The Spartans are good in goal, John Lethemon has really stabilized the position after a rough freshman season, though backup Ed Minney has not turned around his struggles from a year ago.

Michigan Tech (9-7-5, 7-6-5 WCHA)
FIRST GAME: Michigan State Spartans

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The Huskies draw the Spartans in round one and come into the holiday break really starting to find their game and most importantly, their goaltender.

Gone are the days of Phoenix Copley, Jamie Phillips and Angus “Beef” Redmond, and that was apparent early. Packy Munson has been a bit of a roller coaster in his 16 starts with a .904 save percentage, but following a rough outing a few weeks ago against Ferris State, freshman Robbie Beydoun has taken hold of the blue paint. He has a 2-0-1 record in his last three starts and a .944 save percentage to go with a shutout in that time.

The Huskies have a balanced scoring attack, eight players have double-digit points. Jake Jackson (San Jose Sharks) has wheels and has eight goals (had just 11 in 52 games before that) in 21 games this year. Mitch Reinke is dangerous on the blue line, and Mark Auk can play center and defense (he’s been effective at both).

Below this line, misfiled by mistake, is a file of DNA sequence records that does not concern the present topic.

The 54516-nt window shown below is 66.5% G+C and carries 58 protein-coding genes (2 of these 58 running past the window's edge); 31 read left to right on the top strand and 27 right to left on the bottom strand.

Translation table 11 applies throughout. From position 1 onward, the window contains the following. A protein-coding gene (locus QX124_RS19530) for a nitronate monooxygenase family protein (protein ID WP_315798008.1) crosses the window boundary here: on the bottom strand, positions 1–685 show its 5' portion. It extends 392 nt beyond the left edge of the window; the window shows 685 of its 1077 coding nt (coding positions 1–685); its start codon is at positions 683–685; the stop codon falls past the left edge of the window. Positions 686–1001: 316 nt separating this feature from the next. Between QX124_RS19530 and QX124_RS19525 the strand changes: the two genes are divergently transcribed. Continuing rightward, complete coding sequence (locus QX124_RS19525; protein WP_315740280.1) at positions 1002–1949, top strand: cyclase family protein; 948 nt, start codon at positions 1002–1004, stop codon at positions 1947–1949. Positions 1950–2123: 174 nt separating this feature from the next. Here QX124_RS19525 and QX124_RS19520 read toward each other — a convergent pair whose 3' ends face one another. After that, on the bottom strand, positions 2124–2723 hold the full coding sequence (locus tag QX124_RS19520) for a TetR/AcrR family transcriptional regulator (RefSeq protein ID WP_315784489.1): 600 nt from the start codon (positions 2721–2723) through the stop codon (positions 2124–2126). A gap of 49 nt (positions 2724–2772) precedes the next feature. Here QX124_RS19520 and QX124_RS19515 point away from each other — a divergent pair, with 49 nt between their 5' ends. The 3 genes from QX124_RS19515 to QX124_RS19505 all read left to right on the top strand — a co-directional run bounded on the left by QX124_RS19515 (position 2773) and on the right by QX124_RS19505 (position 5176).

Look out for Big Joel L’Esperance though, he’s been quiet this season with just nine points, but has all of the skill to erupt and take over a game at any point.

The Spartans will have to test Beydoun’s rebound control and beat some younger defenders with speed to move on to the GLI Championship game because when the Huskies are on, they’re a tough team to beat.

Bowling Green State (8-6-6, 7-2-5 WCHA)
FIRST GAME: University of Michigan

Bowling Green is in third place in the WCHA, and they are going to be a tough matchup for the Michigan Wolverines in round one.

First off, the Falcons have tied a lot of games (tied with Holy Cross for the most in college hockey). It’s a weird stat, but they’ve been in every game they’ve played for the most part.

This is another team with good scoring depth. Alec Rauhauser is a beast on the blue line, checking in at 6’3” and 216 pounds, he leads the Falcons in points with five goals and 11 assists. He has a big shot but can finesse them through as well, with good vision moving forward. Up front, keep an eye on Stephen Baylis, who is hot lately, and has four PPG and two SHG on the year, accounting for six of his seven goals.

The big talent here is Mitch McLain. He’s got good size and a nose for the net and is tied for a team-best seven goals this year. He’s also a bit of a known agitator, having led the Falcons in penalty minutes in back-to-back seasons while maintaining some great offensive numbers. He’s cut back a little, down to a tie for third most on the team currently.

The Falcons enter off of a Dec. 28 loss to a very strong Western Michigan team in which goaltender Ryan Bednard was chased after allowing four goals in the opening frame, but that’s out of the norm for Bednard who had been pretty solid (.926 save percentage prior to that contest).

The 6’5” Bednard (Florida Panthers) has done a pretty solid job taking over for Chris Nell (New York Rangers). BGSU Director of Hockey Ops and former Falcon goaltender Jimmy Spratt has done well to develop Bednard, while freshman Eric Dop has been a bit up and down, the two have mostly split the net.

Written by Harrison Watt

College Hockey Broadcaster
Ferris State Grad